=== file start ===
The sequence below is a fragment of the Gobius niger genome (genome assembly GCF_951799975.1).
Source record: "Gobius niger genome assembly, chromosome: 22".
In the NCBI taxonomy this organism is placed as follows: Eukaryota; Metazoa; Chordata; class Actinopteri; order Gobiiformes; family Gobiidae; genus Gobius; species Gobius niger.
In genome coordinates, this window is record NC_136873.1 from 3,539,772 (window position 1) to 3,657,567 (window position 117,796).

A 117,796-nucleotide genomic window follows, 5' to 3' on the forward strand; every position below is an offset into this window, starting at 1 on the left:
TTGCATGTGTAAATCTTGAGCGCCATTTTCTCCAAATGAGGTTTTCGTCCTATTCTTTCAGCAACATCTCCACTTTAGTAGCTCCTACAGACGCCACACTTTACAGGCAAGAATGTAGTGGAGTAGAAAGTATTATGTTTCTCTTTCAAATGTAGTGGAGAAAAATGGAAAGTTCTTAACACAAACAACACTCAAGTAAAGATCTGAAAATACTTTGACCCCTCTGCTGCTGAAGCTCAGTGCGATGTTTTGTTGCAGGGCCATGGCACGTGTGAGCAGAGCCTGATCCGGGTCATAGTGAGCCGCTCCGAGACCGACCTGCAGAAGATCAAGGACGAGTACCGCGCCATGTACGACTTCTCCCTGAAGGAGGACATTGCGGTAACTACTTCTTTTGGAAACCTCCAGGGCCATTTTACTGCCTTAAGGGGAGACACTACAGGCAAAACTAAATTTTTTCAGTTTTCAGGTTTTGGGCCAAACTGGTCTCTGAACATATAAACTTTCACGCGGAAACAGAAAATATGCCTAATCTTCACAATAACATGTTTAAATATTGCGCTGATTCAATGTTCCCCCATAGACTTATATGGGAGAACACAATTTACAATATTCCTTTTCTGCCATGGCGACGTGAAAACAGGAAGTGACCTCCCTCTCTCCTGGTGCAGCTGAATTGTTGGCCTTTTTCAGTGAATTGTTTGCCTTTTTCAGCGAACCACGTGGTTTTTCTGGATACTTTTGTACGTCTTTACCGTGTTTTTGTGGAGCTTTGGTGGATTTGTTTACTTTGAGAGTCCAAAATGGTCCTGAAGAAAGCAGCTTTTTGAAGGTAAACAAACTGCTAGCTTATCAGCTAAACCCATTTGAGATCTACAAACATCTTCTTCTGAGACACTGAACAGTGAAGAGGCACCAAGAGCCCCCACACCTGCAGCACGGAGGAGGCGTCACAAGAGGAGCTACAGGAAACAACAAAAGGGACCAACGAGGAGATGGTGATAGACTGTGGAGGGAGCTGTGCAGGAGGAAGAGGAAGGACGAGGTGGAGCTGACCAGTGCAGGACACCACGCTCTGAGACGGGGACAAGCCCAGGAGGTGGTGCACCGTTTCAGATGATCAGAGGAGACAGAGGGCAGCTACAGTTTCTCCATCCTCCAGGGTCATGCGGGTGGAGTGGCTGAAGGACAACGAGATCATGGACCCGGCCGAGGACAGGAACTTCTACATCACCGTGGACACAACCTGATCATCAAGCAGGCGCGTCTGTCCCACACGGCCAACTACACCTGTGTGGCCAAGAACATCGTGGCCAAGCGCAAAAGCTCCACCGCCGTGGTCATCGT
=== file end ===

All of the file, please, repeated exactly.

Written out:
The sequence below is a fragment of the Gobius niger genome (genome assembly GCF_951799975.1).
Source record: "Gobius niger genome assembly, chromosome: 22".
In the NCBI taxonomy this organism is placed as follows: Eukaryota; Metazoa; Chordata; class Actinopteri; order Gobiiformes; family Gobiidae; genus Gobius; species Gobius niger.
In genome coordinates, this window is record NC_136873.1 from 3,539,772 (window position 1) to 3,657,567 (window position 117,796).

A 117,796-nucleotide genomic window follows, 5' to 3' on the forward strand; every position below is an offset into this window, starting at 1 on the left:
TTGCATGTGTAAATCTTGAGCGCCATTTTCTCCAAATGAGGTTTTCGTCCTATTCTTTCAGCAACATCTCCACTTTAGTAGCTCCTACAGACGCCACACTTTACAGGCAAGAATGTAGTGGAGTAGAAAGTATTATGTTTCTCTTTCAAATGTAGTGGAGAAAAATGGAAAGTTCTTAACACAAACAACACTCAAGTAAAGATCTGAAAATACTTTGACCCCTCTGCTGCTGAAGCTCAGTGCGATGTTTTGTTGCAGGGCCATGGCACGTGTGAGCAGAGCCTGATCCGGGTCATAGTGAGCCGCTCCGAGACCGACCTGCAGAAGATCAAGGACGAGTACCGCGCCATGTACGACTTCTCCCTGAAGGAGGACATTGCGGTAACTACTTCTTTTGGAAACCTCCAGGGCCATTTTACTGCCTTAAGGGGAGACACTACAGGCAAAACTAAATTTTTTCAGTTTTCAGGTTTTGGGCCAAACTGGTCTCTGAACATATAAACTTTCACGCGGAAACAGAAAATATGCCTAATCTTCACAATAACATGTTTAAATATTGCGCTGATTCAATGTTCCCCCATAGACTTATATGGGAGAACACAATTTACAATATTCCTTTTCTGCCATGGCGACGTGAAAACAGGAAGTGACCTCCCTCTCTCCTGGTGCAGCTGAATTGTTGGCCTTTTTCAGTGAATTGTTTGCCTTTTTCAGCGAACCACGTGGTTTTTCTGGATACTTTTGTACGTCTTTACCGTGTTTTTGTGGAGCTTTGGTGGATTTGTTTACTTTGAGAGTCCAAAATGGTCCTGAAGAAAGCAGCTTTTTGAAGGTAAACAAACTGCTAGCTTATCAGCTAAACCCATTTGAGATCTACAAACATCTTCTTCTGAGACACTGAACAGTGAAGAGGCACCAAGAGCCCCCACACCTGCAGCACGGAGGAGGCGTCACAAGAGGAGCTACAGGAAACAACAAAAGGGACCAACGAGGAGATGGTGATAGACTGTGGAGGGAGCTGTGCAGGAGGAAGAGGAAGGACGAGGTGGAGCTGACCAGTGCAGGACACCACGCTCTGAGACGGGGACAAGCCCAGGAGGTGGTGCACCGTTTCAGATGATCAGAGGAGACAGAGGGCAGCTACAGTTTCTCCATCCTCCAGGGTCATGCGGGTGGAGTGGCTGAAGGACAACGAGATCATGGACCCGGCCGAGGACAGGAACTTCTACATCACCGTGGACACAACCTGATCATCAAGCAGGCGCGTCTGTCCCACACGGCCAACTACACCTGTGTGGCCAAGAACATCGTGGCCAAGCGCAAAAGCTCCACCGCCGTGGTCATCGT